Watering in the Heat of the Summer
Debbie Roland, Master Gardener
It is difficult to get enough water on your plants, trees and turf in July and August in West Texas. With the additional problem of conserving water, what’s the answer?
When you water it seeps down to the root zone very gradually. Each layer needs to be filled to capacity before moving to the next lower layer. Water moves faster through sandy soil than it does through clay or silt. There is a big difference in soils in West Texas. If you haven’t had your soil tested by your local Extension office, run by there and pick up a kit. It’s inexpensive and worth the small cost. My soil tested as sandy loam which I have amended with compost over the last six years. I water my beds with a drip irrigation system once a week for two hours. I have only xeric plants which use less water.
Once the water moves through the layers of soil to the roots, the water requirement of your plants is the amount of water absorbed by the roots which moves to the leaves and is lost through vapor, called transpiration, plus the amount of water evaporated from the soil. The combination of these processes is called evapotranspiration. Loose translation for West Texas – if you water too much you waste water and if you water too little, it doesn’t reach the roots.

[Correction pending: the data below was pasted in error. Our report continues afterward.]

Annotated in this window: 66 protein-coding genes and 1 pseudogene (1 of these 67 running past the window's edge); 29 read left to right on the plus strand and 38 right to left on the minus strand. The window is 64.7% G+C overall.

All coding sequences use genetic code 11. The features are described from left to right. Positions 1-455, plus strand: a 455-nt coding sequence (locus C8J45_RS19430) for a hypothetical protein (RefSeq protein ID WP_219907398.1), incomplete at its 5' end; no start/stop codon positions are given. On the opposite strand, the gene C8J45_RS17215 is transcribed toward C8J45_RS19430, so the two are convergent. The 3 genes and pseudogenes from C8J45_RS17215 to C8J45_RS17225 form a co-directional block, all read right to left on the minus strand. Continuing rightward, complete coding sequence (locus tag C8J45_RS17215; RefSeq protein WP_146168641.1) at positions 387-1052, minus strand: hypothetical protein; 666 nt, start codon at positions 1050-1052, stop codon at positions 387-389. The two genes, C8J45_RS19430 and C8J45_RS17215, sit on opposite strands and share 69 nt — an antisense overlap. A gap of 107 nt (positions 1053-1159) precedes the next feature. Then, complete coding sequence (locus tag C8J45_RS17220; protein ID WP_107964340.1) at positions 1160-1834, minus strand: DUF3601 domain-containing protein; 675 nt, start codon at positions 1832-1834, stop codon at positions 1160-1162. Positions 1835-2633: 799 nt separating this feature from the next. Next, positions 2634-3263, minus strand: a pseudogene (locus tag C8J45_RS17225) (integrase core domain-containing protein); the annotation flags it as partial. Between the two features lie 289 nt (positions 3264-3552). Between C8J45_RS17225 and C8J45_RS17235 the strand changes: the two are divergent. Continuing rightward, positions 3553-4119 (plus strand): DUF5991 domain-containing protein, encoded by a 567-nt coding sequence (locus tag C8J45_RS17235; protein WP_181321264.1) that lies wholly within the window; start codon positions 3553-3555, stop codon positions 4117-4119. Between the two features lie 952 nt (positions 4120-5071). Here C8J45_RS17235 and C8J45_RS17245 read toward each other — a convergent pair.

Once you know the type of soil you have, add drip irrigation to your beds and cover with about 3” of mulch. When you are ready to plant, simply pull the mulch back, put in your plant and gently move the mulch back. You will be able to watch your plants to see if they are getting too much water or not enough. Of course, new plants require more water than established plants. The best gauge you have is simply to put your finger in the soil several inches. If it is still moist, no water is needed. Check in a few spots everyday. When you discover that it is dry, that is how often you need to set your timer or mark your calendar as a reminder to turn on your drip system.
If you have plants that are not xeric, you might want to consider replacing a few at a time with plants that do well in our area without much water. For a list of these plants go to the Permian Basin Master Gardener website westtexasgardening.org.
If you have questions, please call the AgriLife office in Odessa at 498-4071 or in Midland at 686-4700 for more gardening information.